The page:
She keeps her eye on an army of kids aging out of the Foster Care system. Once a year at this time she struggles to throw them a gigantic party. For one night they experience the things we take for granted everyday. Home cooked meal, family at the table, the warmth and light of the season. The other 364 days? Some of these kids are homeless, most are severely lacking of security, support and guidance.

Mary is also a Washington High RAM.

She calls for help, we answer. This is my second year serving as a volunteer. I wasn't alone.

I reached out to my friends at Atlasta Catering again, they came through in a big way. Cambro full of Turkey, I headed out to the church hall, hoping to make some Christmas magic.

We entered the hall, HUGE, dark.

I headed right for the kitchen, my buddy Kevin followed. Lots of work ahead. Luckily we had a big professional kitchen this year. Convection ovens, grill top. All waited to heat and hold all the food the rest of the volunteers would bring. Re-heat, slice and carve. Kevin who was just getting over a cold gave up his Birthday to be there. He got a crash course of slicing Ham and Turkey. Champ.

Our friend Jeff appointed himself as expo, ran food back and forth like a BOSS.

Jamie and her lovely daughter helped keep things from getting out of hand.


People given the chance are magnificent. We had a gigamountain of food this year. Kids ate until bursting and we were able to pack to-go containers for anyone who wanted. Grateful they would have food for the Holiday weekend. There was even enough Mary was able to drop some off at a homeless shelter.

The kids are tremendous. All night long they would thank us, hang out with us. Such a tight group.

I know that I'll be back next year. I hope this continues to grow. With the support of our WHS RAMS we can continue to show the kids with the least that they matter.

I still wish we could have more. Next year?

Here's some pics of my friends being RAMS

Another RAM Chef, Patti.
lady with the bright smile. Our Cindy.


Cindy hugs!

More kids!

All it takes is two hands and a willingness to help. Thank you RAMS! Tom, Jeff, Mary, Mary G. Jennifer (hi!), Jamie, Kevin, Susie, Patti, Cindy and John, and all who volunteered either their time, food, gift-cards..etc. Happiest of Holiday seasons.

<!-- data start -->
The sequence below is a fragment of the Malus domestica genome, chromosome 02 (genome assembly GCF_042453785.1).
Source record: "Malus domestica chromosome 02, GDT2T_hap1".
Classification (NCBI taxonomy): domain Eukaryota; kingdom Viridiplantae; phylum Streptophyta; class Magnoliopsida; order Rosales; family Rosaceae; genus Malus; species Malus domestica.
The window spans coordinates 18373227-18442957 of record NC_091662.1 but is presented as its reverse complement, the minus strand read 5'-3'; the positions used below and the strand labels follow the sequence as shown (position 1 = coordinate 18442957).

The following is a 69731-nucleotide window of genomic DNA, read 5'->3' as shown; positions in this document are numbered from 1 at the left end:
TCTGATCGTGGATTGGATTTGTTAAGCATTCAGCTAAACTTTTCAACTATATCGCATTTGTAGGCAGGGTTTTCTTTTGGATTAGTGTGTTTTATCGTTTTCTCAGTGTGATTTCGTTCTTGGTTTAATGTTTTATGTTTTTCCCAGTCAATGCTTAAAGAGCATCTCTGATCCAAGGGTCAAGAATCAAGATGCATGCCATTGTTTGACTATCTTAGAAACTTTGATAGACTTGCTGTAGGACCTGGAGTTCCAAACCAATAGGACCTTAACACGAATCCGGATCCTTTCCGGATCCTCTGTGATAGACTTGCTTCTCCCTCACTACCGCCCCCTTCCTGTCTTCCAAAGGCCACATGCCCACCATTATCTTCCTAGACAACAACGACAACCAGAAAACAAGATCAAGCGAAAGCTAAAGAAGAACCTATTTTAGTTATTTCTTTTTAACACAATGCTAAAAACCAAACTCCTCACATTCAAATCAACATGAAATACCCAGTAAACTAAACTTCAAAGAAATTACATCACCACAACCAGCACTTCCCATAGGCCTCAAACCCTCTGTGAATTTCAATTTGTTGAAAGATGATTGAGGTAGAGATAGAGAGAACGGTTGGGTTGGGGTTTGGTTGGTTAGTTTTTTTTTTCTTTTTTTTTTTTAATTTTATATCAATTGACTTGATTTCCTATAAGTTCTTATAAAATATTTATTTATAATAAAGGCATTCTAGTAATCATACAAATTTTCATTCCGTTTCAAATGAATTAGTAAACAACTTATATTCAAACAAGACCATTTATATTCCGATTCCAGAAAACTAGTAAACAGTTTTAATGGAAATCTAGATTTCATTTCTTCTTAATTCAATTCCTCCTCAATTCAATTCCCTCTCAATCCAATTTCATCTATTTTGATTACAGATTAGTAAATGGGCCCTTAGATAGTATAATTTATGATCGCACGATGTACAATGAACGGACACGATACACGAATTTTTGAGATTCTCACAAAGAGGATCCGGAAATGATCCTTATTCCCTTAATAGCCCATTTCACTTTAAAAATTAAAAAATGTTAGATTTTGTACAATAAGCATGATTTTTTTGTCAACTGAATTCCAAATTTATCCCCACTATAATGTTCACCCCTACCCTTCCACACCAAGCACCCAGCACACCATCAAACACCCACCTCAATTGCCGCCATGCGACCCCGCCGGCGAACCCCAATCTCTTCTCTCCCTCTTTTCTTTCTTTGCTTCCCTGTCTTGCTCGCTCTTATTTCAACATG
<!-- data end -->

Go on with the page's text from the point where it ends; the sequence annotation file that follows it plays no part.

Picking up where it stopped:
Cooking poor, feeling rich
Get your grub on


Saturday, December 28, 2013

Jerk. Keep your hands off. Caribbean style.

I love jerk. Truly. Sweet, spicy, peppery and smokey. Easy way to transform a basic protein into something unforgettable. A close friend brought me a jar for Christmas. Good thing too, I was almost out.

I'm also getting tired of Holiday leftovers. Seems like a good day to fire up the grill. Along the way I'll show ya some Sweet Potato Pudding and Collard Greens. Ja man.

First a little history (you knew this was coming) Jamaican Jerk is a miracle. It's a blend of Allspice, Scallions, Cinnamon, Nutmeg, Scotch Bonnet Peppers, Vinegar, Black Peppercorns and Sugar. That's just the basic formula, there are many variations. It can be a dry-rub or a wet marinade. It's applied to meat and grilled. Today I'm using Chicken thighs but it's also really great with pork, goat, lamb..etc.

It came about after the British invaded the Spanish colony of Jamaica. The African slaves; rather than be recaptured, fled into the mountains and joined the native tribes. Surrounded by deep forests where game was plentiful they used whatever they could gather and their own heritage to transform humble meals into something wonderful. Truly cooking poor, eating rich.


Today I used Chicken thighs, 'cus it's good. I took the skin off and the bone out

Jar of Jerk (this can be tricky to find) look for one that is more paste like than sauce.


4-5 White Sweet Potatoes, peeled

Jar of Pineapple chunks

Four large eggs

1/2 cup milk